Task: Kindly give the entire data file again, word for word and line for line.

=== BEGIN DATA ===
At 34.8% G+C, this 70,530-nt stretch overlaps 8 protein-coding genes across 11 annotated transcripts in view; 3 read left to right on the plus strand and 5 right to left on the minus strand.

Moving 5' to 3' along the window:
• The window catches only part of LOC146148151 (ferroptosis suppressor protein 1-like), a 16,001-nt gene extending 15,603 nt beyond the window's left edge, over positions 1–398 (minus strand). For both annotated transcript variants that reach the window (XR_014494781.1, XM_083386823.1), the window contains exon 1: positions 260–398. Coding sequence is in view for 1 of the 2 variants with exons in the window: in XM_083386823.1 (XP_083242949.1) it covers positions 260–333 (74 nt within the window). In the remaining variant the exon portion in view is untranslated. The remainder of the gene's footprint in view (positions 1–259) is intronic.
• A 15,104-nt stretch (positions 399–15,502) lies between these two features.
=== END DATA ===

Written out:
At 34.8% G+C, this 70,530-nt stretch overlaps 8 protein-coding genes across 11 annotated transcripts in view; 3 read left to right on the plus strand and 5 right to left on the minus strand.

Moving 5' to 3' along the window:
• The window catches only part of LOC146148151 (ferroptosis suppressor protein 1-like), a 16,001-nt gene extending 15,603 nt beyond the window's left edge, over positions 1–398 (minus strand). For both annotated transcript variants that reach the window (XR_014494781.1, XM_083386823.1), the window contains exon 1: positions 260–398. Coding sequence is in view for 1 of the 2 variants with exons in the window: in XM_083386823.1 (XP_083242949.1) it covers positions 260–333 (74 nt within the window). In the remaining variant the exon portion in view is untranslated. The remainder of the gene's footprint in view (positions 1–259) is intronic.
• A 15,104-nt stretch (positions 399–15,502) lies between these two features.